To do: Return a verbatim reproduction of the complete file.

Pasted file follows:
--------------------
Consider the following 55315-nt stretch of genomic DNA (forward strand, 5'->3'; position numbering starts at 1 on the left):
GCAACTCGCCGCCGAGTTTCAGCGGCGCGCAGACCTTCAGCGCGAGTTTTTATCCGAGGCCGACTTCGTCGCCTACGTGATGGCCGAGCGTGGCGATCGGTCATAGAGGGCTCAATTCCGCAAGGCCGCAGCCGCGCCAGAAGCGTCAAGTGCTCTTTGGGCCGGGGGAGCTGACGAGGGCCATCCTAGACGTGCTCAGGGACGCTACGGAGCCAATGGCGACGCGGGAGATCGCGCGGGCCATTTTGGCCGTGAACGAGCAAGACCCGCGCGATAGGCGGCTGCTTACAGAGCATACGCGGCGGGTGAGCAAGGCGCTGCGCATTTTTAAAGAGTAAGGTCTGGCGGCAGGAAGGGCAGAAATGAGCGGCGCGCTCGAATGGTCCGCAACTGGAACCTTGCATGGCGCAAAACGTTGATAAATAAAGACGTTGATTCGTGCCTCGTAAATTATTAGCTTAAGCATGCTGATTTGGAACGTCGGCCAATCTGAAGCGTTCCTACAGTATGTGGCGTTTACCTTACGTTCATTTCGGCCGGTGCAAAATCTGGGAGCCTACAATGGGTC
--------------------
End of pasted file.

Consider the following 55315-nt stretch of genomic DNA (forward strand, 5'->3'; position numbering starts at 1 on the left):
GCAACTCGCCGCCGAGTTTCAGCGGCGCGCAGACCTTCAGCGCGAGTTTTTATCCGAGGCCGACTTCGTCGCCTACGTGATGGCCGAGCGTGGCGATCGGTCATAGAGGGCTCAATTCCGCAAGGCCGCAGCCGCGCCAGAAGCGTCAAGTGCTCTTTGGGCCGGGGGAGCTGACGAGGGCCATCCTAGACGTGCTCAGGGACGCTACGGAGCCAATGGCGACGCGGGAGATCGCGCGGGCCATTTTGGCCGTGAACGAGCAAGACCCGCGCGATAGGCGGCTGCTTACAGAGCATACGCGGCGGGTGAGCAAGGCGCTGCGCATTTTTAAAGAGTAAGGTCTGGCGGCAGGAAGGGCAGAAATGAGCGGCGCGCTCGAATGGTCCGCAACTGGAACCTTGCATGGCGCAAAACGTTGATAAATAAAGACGTTGATTCGTGCCTCGTAAATTATTAGCTTAAGCATGCTGATTTGGAACGTCGGCCAATCTGAAGCGTTCCTACAGTATGTGGCGTTTACCTTACGTTCATTTCGGCCGGTGCAAAATCTGGGAGCCTACAATGGGTC